Guide to Patagonia's Monsters & Mysterious beings

I have written a book on this intriguing subject which has just been published.
In this blog I will post excerpts and other interesting texts on this fascinating subject.

Austin Whittall

Monday, September 13, 2010

Lake Huechulafquen changed color

I came across an interesting article [1] at the Argentina's government Consejo Nacional de Investigaciones Científicas y Técnicas (National Council for Scientific and Technical Investigations), published a few days ago (Sept. 3, 2010).


It says that about ten days ago (around Aug. 25), Lake Huechulafquen's color changed and is no longer colored deep blue but instead it is turquoise. Locals are worried and asked CONICET to investigate the matter.

Some neighbors have said that a similar phenomenon happened in the 1970s after an earthquake in the area. Yet other locals have said that they never saw anything like it before.

This change in color has not affected two small lakes (Paimún -see my post on its Lake creature- and Epulafquen) which are joined to Huechulafquen's main body (they are actually two long fjords or arms of the main lake.

This lake is home to a Lake Cow and a lake monster known as Huechulito.


Samples taken from streams that flow into the lake show normal parameters. In my opinion they are looking in the wrong place.

Perhaps the cause of the strange color is volcanic activity by Lanín volcano, which stands over the lake with its beautiful cone. Though inactive, it may be belching gases into the lake's bed. There are hot water springs on the southern side of the lake, close to Lake Epulafquen.

A little googling shows that volcanic lakes take on a turquoise hue due to minerals in the water that reflect / refract light differently to pure water causing it to shift color. An example of this is Lake Poas in Costa Rica.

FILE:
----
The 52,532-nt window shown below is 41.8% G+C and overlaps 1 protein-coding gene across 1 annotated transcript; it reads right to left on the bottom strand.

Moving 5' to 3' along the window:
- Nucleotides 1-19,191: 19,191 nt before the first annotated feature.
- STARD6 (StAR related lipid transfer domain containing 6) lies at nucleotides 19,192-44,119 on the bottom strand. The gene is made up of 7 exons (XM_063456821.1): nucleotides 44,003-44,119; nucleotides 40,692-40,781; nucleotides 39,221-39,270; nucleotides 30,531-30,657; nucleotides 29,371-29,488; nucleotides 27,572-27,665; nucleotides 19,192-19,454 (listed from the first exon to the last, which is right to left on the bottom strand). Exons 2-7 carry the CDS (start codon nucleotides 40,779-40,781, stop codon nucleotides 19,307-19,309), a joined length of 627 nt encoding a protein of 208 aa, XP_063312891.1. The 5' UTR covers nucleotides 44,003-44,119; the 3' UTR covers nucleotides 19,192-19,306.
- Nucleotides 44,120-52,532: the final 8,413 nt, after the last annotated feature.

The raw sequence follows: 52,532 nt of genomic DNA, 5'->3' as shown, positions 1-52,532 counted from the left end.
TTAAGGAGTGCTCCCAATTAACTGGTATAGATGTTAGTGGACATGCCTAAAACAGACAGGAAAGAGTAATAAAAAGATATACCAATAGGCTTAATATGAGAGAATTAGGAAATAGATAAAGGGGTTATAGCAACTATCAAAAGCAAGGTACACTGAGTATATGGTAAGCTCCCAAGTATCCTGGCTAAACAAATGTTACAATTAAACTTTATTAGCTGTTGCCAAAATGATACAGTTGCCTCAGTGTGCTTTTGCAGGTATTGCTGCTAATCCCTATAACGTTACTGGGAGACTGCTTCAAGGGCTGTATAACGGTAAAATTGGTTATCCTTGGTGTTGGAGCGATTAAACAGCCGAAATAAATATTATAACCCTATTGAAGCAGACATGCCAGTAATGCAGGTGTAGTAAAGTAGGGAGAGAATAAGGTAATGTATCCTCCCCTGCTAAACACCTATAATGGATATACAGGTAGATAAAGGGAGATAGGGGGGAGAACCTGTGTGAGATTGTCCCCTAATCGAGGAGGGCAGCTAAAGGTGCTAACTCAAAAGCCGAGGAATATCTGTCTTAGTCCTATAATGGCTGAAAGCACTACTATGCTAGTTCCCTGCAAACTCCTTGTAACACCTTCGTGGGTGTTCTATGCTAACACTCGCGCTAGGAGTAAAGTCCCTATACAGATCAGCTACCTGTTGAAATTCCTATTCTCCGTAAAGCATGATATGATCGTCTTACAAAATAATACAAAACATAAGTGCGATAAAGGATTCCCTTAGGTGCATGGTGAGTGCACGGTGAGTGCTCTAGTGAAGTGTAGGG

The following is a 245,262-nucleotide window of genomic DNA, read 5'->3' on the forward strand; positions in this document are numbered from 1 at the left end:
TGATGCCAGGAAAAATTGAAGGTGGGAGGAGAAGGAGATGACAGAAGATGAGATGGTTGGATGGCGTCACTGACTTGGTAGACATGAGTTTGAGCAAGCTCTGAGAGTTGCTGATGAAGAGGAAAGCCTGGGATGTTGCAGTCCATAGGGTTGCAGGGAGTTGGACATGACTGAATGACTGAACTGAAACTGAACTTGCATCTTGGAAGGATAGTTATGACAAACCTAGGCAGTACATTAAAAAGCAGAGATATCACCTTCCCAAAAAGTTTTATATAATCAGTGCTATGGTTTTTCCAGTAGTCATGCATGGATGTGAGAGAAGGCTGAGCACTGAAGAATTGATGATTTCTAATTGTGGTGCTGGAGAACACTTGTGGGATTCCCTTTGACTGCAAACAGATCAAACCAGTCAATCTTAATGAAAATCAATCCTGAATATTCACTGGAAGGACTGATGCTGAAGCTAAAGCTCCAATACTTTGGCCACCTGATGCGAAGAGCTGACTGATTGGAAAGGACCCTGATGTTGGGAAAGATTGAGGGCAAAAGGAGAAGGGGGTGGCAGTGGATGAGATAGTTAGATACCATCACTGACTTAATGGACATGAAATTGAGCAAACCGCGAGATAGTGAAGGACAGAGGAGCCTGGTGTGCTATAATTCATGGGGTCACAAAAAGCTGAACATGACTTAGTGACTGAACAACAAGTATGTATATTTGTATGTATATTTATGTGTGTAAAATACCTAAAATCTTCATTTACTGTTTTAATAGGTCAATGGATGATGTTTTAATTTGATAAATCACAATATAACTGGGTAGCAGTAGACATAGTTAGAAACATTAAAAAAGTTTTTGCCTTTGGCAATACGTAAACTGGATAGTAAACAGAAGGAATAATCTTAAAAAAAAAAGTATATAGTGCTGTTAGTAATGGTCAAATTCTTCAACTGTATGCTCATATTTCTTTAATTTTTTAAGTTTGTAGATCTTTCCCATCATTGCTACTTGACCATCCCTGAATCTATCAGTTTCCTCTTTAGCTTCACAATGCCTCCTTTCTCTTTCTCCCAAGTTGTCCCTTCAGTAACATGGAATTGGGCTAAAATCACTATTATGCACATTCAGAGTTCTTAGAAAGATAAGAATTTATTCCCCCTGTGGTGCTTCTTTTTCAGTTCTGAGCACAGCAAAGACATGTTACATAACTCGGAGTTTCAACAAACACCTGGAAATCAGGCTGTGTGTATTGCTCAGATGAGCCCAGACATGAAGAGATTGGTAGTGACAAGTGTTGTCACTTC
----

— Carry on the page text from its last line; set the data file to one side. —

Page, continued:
Furthermore another article clearly states that: "One feature of volcanic lakes influenced by subaqueous fumaroles existing at lake bottoms (called active crater lakes) is the remarkable color of their waters: turquoise or emerald green."[2]

Lets hope that these changes (i.e. lower ph due to increased acidity) do not harm the local fauna and especially the cryptids.

UPDATE - Sept. 20, 2010

The CONICET experts have said that their preliminary findings indicates that the color of the lake may be due to sediments from the lake's bed blending into the water due to recent earthquakes in Chile. They are going to analyze samples taken from the lake which may take some time.

[2] Ohsawa Shinji et al. (2010) Color change of lake water at the active crater lake of Aso volcano, Yudamari, Japan: is it in response to change in water quality induced by volcanic activity? Limnology. 2010, vol. 11, no3, pp. 207-215

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Patagonian Monsters - Cryptozoology, Myths & legends in Patagonia
2010 International Year of Biodiversity Copyright 2009-2010 by Austin Whittall © 

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